I made the mistake of binge-reading Emily Carroll’s Through the Woods right before bed. Let me tell you, these are not stories you should read beforeI made the mistake of binge-reading Emily Carroll’s Through the Woods right before bed. Let me tell you, these are not stories you should read before turning out the light.
Through the Woods is a collection of fairy tale-esque comics. The illustrated stories are divided into chapters. There’s “My Friend Janna” a tale about fake psychics, “His Face All Red” featuring a formerly dead brother, a mysterious man in a black hat looms in “Our Neighbor’s House, “The Nesting Place” features monsters hiding in plain sight, and “A Lady’s Hands Are Cold” is about what happens when you go searching for ghosts.
The artwork paired with each of these tales is very gorgeous and contains enough black, grey, and red to add to the overall creepyness of the book. There’s also a starkness to many of the pages. It gives an unsettling sense of isolation to the characters. Just by flipping through the book, you get a sense that these are no happy fables but rather horror stories masquerading as fairy tales.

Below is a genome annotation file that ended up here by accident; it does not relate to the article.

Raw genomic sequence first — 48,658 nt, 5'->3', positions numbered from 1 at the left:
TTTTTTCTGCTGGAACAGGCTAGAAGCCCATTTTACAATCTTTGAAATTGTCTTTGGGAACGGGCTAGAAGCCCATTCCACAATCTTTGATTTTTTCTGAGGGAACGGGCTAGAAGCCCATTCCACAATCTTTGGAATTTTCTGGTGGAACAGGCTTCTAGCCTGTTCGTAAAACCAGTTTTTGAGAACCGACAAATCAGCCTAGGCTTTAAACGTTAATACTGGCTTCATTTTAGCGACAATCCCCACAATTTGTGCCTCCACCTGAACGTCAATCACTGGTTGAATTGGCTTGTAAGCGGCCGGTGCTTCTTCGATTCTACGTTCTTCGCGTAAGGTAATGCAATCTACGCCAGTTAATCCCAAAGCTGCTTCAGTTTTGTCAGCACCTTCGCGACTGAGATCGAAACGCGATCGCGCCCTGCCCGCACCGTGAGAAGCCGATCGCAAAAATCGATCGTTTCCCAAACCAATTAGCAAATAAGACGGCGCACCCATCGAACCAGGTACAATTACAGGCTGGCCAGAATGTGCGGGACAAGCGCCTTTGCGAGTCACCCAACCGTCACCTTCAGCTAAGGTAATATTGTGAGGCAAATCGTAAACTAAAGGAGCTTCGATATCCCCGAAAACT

Each of Emily Carroll’s stories creeped me out. The entire book was unsettling yet weirdly fascinating, but my favorite tale had to be “Our Neighbor’s House.” It was very disturbing with the smiling sisters and the mysterious man paying house calls in the night. None of the stories made me quite as nervous as this one. (There was one moment in particular that especially creeped me out in “Our Neighbor’s House,” but I’ll leave that gem for you to discover yourself.)